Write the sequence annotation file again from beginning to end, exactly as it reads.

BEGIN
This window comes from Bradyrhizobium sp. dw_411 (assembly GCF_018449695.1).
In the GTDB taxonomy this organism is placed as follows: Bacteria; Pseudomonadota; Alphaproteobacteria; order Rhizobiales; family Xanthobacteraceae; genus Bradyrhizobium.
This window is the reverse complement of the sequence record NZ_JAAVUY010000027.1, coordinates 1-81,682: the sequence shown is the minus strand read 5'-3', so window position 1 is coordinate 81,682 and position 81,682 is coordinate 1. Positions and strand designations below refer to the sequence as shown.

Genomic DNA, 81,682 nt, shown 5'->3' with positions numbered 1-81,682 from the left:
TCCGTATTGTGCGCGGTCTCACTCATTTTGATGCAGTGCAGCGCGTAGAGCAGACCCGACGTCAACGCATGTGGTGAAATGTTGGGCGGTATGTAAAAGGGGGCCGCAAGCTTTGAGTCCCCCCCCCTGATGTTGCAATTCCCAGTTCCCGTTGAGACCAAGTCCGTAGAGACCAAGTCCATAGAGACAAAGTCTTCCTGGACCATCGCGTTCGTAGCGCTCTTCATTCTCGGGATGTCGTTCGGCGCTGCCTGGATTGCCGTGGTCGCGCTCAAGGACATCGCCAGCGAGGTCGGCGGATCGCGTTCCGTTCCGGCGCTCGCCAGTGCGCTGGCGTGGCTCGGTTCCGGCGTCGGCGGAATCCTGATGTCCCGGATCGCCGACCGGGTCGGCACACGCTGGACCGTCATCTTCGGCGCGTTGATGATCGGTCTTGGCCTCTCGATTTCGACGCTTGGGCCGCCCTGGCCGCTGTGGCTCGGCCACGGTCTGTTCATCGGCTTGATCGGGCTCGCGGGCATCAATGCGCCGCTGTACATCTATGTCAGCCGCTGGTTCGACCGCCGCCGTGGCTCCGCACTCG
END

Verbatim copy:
This window comes from Bradyrhizobium sp. dw_411 (assembly GCF_018449695.1).
In the GTDB taxonomy this organism is placed as follows: Bacteria; Pseudomonadota; Alphaproteobacteria; order Rhizobiales; family Xanthobacteraceae; genus Bradyrhizobium.
This window is the reverse complement of the sequence record NZ_JAAVUY010000027.1, coordinates 1-81,682: the sequence shown is the minus strand read 5'-3', so window position 1 is coordinate 81,682 and position 81,682 is coordinate 1. Positions and strand designations below refer to the sequence as shown.

Genomic DNA, 81,682 nt, shown 5'->3' with positions numbered 1-81,682 from the left:
TCCGTATTGTGCGCGGTCTCACTCATTTTGATGCAGTGCAGCGCGTAGAGCAGACCCGACGTCAACGCATGTGGTGAAATGTTGGGCGGTATGTAAAAGGGGGCCGCAAGCTTTGAGTCCCCCCCCCTGATGTTGCAATTCCCAGTTCCCGTTGAGACCAAGTCCGTAGAGACCAAGTCCATAGAGACAAAGTCTTCCTGGACCATCGCGTTCGTAGCGCTCTTCATTCTCGGGATGTCGTTCGGCGCTGCCTGGATTGCCGTGGTCGCGCTCAAGGACATCGCCAGCGAGGTCGGCGGATCGCGTTCCGTTCCGGCGCTCGCCAGTGCGCTGGCGTGGCTCGGTTCCGGCGTCGGCGGAATCCTGATGTCCCGGATCGCCGACCGGGTCGGCACACGCTGGACCGTCATCTTCGGCGCGTTGATGATCGGTCTTGGCCTCTCGATTTCGACGCTTGGGCCGCCCTGGCCGCTGTGGCTCGGCCACGGTCTGTTCATCGGCTTGATCGGGCTCGCGGGCATCAATGCGCCGCTGTACATCTATGTCAGCCGCTGGTTCGACCGCCGCCGTGGCTCCGCACTCG